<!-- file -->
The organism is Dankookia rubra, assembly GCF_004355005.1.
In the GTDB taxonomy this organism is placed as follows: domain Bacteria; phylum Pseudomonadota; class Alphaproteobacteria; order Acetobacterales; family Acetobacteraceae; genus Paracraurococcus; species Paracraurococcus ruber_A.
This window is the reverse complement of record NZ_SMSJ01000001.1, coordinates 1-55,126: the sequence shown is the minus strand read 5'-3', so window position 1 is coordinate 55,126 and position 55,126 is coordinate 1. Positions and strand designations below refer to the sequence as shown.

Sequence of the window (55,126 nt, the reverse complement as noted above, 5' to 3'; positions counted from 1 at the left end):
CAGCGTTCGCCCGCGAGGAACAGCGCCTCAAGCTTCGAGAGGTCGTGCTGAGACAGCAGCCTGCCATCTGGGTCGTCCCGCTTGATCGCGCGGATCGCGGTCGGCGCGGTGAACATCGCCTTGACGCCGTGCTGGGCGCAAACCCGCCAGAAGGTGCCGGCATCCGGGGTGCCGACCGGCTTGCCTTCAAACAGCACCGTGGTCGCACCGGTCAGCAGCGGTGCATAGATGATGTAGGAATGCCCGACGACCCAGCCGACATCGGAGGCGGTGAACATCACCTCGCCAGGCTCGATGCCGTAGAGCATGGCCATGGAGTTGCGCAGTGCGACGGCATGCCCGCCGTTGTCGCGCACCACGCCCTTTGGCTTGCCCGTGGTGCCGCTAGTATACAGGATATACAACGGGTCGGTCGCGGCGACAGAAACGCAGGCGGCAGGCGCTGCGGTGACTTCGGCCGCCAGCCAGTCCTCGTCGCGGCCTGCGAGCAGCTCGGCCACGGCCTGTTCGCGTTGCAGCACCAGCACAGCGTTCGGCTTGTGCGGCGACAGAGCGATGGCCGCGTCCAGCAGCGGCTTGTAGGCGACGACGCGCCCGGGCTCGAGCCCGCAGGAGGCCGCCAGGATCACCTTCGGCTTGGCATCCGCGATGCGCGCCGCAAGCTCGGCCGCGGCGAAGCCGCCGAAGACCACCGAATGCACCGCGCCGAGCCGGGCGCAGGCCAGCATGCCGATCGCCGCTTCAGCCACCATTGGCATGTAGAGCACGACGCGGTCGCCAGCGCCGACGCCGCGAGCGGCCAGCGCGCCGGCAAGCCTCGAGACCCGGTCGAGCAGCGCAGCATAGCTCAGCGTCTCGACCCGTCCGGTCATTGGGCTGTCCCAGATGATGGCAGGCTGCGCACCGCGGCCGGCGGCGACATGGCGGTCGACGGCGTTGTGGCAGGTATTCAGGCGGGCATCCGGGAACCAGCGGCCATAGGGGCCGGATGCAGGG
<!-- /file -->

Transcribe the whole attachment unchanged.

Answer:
The organism is Dankookia rubra, assembly GCF_004355005.1.
In the GTDB taxonomy this organism is placed as follows: domain Bacteria; phylum Pseudomonadota; class Alphaproteobacteria; order Acetobacterales; family Acetobacteraceae; genus Paracraurococcus; species Paracraurococcus ruber_A.
This window is the reverse complement of record NZ_SMSJ01000001.1, coordinates 1-55,126: the sequence shown is the minus strand read 5'-3', so window position 1 is coordinate 55,126 and position 55,126 is coordinate 1. Positions and strand designations below refer to the sequence as shown.

Sequence of the window (55,126 nt, the reverse complement as noted above, 5' to 3'; positions counted from 1 at the left end):
CAGCGTTCGCCCGCGAGGAACAGCGCCTCAAGCTTCGAGAGGTCGTGCTGAGACAGCAGCCTGCCATCTGGGTCGTCCCGCTTGATCGCGCGGATCGCGGTCGGCGCGGTGAACATCGCCTTGACGCCGTGCTGGGCGCAAACCCGCCAGAAGGTGCCGGCATCCGGGGTGCCGACCGGCTTGCCTTCAAACAGCACCGTGGTCGCACCGGTCAGCAGCGGTGCATAGATGATGTAGGAATGCCCGACGACCCAGCCGACATCGGAGGCGGTGAACATCACCTCGCCAGGCTCGATGCCGTAGAGCATGGCCATGGAGTTGCGCAGTGCGACGGCATGCCCGCCGTTGTCGCGCACCACGCCCTTTGGCTTGCCCGTGGTGCCGCTAGTATACAGGATATACAACGGGTCGGTCGCGGCGACAGAAACGCAGGCGGCAGGCGCTGCGGTGACTTCGGCCGCCAGCCAGTCCTCGTCGCGGCCTGCGAGCAGCTCGGCCACGGCCTGTTCGCGTTGCAGCACCAGCACAGCGTTCGGCTTGTGCGGCGACAGAGCGATGGCCGCGTCCAGCAGCGGCTTGTAGGCGACGACGCGCCCGGGCTCGAGCCCGCAGGAGGCCGCCAGGATCACCTTCGGCTTGGCATCCGCGATGCGCGCCGCAAGCTCGGCCGCGGCGAAGCCGCCGAAGACCACCGAATGCACCGCGCCGAGCCGGGCGCAGGCCAGCATGCCGATCGCCGCTTCAGCCACCATTGGCATGTAGAGCACGACGCGGTCGCCAGCGCCGACGCCGCGAGCGGCCAGCGCGCCGGCAAGCCTCGAGACCCGGTCGAGCAGCGCAGCATAGCTCAGCGTCTCGACCCGTCCGGTCATTGGGCTGTCCCAGATGATGGCAGGCTGCGCACCGCGGCCGGCGGCGACATGGCGGTCGACGGCGTTGTGGCAGGTATTCAGGCGGGCATCCGGGAACCAGCGGCCATAGGGGCCGGATGCAGGG